According to the City, it did not owe the plaintiff a duty of care to maintain the street in a safe condition because the plaintiff was not a permitted user of the street. It argued that its duty to maintain property was limited by the Local Governmental and Governmental Employees Tort Immunity Act, which provides that a plaintiff must be a legally intended and permitted user of a property before the government entity can be subject to liability for any resulting injuries. It further alleged that the plaintiff was parked illegally under state law because she parked within 15 feet of a fire hydrant and that her vehicle was in a yellow-painted no-parking area.

Continue reading

As winter approaches, Chicago property owners should review the rules that apply to maintain a safe property for pedestrians, guests, and business invitees. Under Illinois law, a property owner does not have a duty to remove natural accumulations of ice and snow from his or her property. This standard may seem straightforward, but many slip and fall cases involve disputes about whether the accumulation was natural or unnatural, resulting from a modification or improvement that the property owner made. Our diligent team of Chicago premises liability attorneys is prepared to help you fight for your right to compensation after an avoidable slip and fall accident.

Recently, the Illinois Court of Appeal considered a case in which the plaintiff’s slip and fall lawsuit was dismissed for failure to prove that the defendant created an unnatural accumulation of ice and snow. The plaintiff argued that this rule did not apply to her situation because she slipped on paint that was on top of a handicap symbol in a parking space in a parking lot that became unreasonably slippery, according to her complaint. In support of this assertion, the plaintiff provided an affidavit from an expert witness. The defendants moved to strike the affidavit, which the trial court granted on the basis that it was inadmissible and granted the defendant’s motion for summary judgment.

On review, the appellate court reversed, finding that the trial court should not have struck the plaintiff’s expert witness affidavit in its entirety or entered summary judgment for the defendants on the issue of whether the natural accumulation rule applied. Based on the evidence in the record, the appellate concluded that the jury could have found in favor of plaintiff’s theory that the handicap parking lot symbol was unreasonably slippery. The appellate court found that the natural accumulation rule did not apply to this situation because the main issue is whether the symbol was unreasonably slippery when it became wet regardless of whether the moisture resulted from a natural or unnatural accumulation.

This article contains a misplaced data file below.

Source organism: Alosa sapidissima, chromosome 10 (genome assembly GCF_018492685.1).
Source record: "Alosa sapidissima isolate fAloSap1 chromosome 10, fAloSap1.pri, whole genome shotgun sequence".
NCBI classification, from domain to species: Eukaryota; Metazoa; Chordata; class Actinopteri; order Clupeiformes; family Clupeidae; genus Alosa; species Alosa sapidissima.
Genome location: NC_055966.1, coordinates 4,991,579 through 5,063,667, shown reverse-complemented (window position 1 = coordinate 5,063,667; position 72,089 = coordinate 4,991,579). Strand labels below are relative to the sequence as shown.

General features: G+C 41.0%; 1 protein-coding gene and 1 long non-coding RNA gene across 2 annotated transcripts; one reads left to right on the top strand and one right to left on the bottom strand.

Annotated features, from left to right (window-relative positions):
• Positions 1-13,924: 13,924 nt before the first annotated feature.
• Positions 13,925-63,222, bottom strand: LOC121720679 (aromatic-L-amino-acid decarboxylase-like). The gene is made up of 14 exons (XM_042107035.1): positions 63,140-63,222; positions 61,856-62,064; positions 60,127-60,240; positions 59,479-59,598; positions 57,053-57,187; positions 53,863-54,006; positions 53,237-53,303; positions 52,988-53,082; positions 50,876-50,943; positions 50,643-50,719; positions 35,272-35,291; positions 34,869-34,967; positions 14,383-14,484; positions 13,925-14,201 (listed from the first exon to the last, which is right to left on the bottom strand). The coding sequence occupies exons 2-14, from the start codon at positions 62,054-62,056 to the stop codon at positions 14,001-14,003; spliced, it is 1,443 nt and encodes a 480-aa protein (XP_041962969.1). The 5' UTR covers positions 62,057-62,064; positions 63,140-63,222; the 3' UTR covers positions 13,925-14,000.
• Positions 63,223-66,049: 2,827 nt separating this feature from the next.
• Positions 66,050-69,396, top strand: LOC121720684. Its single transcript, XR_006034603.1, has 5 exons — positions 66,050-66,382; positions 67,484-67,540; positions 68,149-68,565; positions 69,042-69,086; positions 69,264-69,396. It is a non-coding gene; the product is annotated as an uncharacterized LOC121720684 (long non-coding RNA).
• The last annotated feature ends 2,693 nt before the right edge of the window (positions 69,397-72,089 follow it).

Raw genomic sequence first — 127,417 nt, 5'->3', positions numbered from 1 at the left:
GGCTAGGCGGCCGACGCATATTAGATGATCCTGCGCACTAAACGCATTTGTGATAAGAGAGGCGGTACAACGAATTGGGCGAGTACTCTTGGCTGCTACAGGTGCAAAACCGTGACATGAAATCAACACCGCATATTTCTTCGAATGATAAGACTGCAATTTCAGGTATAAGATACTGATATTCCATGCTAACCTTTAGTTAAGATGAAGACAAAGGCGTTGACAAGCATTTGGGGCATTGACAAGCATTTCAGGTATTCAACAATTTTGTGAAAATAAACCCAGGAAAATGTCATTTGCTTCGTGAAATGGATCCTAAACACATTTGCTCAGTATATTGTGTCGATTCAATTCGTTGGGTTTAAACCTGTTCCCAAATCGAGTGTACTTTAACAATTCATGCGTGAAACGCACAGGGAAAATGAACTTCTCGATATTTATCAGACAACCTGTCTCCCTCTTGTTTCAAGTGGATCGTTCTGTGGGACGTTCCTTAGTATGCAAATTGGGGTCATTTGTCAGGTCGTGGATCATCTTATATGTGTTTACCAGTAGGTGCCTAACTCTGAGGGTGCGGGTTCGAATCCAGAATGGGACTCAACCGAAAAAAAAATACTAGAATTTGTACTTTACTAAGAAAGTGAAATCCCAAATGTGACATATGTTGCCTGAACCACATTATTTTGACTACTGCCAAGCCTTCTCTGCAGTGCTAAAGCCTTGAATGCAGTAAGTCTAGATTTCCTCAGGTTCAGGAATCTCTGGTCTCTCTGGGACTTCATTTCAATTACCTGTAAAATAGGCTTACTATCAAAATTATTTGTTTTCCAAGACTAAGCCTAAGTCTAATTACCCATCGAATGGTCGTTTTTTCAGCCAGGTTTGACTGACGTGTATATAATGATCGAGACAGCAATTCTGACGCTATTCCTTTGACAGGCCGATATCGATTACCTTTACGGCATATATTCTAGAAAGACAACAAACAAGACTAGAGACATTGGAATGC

Continue reading

If you live in Chicago, you know that ice and snow are a serious threat to safety. Countless Illinois slip and fall accidents happen each year when property owners fail to take responsible action to mitigate the threat of injuries from accumulating ice and snow. If you were hurt on another person’s property as a result of their negligence, you may be entitled to compensation. Contact us today to start learning about your potential lawsuit.

Recently, an Illinois appellate court decided a case in which the plaintiff claimed that he suffered injuries when he slipped on ice on a sidewalk outside of his residence. He sued the homeowner’s association and the snow removal contractor that serviced the condo complex. Under Illinois law, a plaintiff in a slip and fall case based on ice or snow must show that there was an unnatural accumulation of ice or snow or that the ice and snow accumulated unnaturally as the result of something that the property owner was doing.

The defendants moved for summary judgment on the basis that the ice and snow on which the plaintiff slipped was the result of natural accumulation and that they had not done anything to cause a greater amount of ice or snow to accumulate. The homeowner’s association also alleged that it did not have notice of water or ice pooling on the sidewalk area where the plaintiff was injured. The plaintiff responded saying that he was suing not based on the theory of unnatural accumulation of ice and snow, but on the basis that the drainage system suffered from a defective design that resulted in an unnatural accumulation of ice and snow.

Continue reading

Slip and fall accidents are one of the most painful and sudden types of premises liability injuries that Chicago residents can suffer, especially in our winter months. There are many considerations that you have to make after a slip and fall accident, including whether you may be entitled to compensation from the person or company who owned the property where you slipped. As seasoned Chicago slip and fall attorneys, we are ready to help you explore your legal options and to ensure that you are treated fairly.

A recent case discussed a slip and fall accident at a bar. Reportedly, the plaintiff was leaving the bar when he slipped and fell on a patch of ice resulting in a broken leg. The plaintiff had several surgeries to address the pain, but he still experienced discomfort and reported having a limited range of motion due to the injury. The plaintiff filed a claim against the bar seeking compensation based on a number of theories including negligence. The defendant moved for summary judgment arguing that the plaintiff did not offer any evidence showing how the floor where he slipped became wet or showing that the defendant had constructive notice about the dangerous condition on the property. The trial court granted the defendant’s motion for summary judgment and the plaintiff appealed.

On review, the appellate court reversed the grant of summary judgment. The court started by reiterating that a business owner owes a duty to patrons to use ordinary care in maintaining the property in a reasonably safe condition. The court then highlighted several pieces of evidence in the record showing that the moisture at the exit of the establishment had likely been there for quite some time, meaning that the owner had a reasonable period of time to identify and remedy the dangerous condition.

Continue reading

Contact Information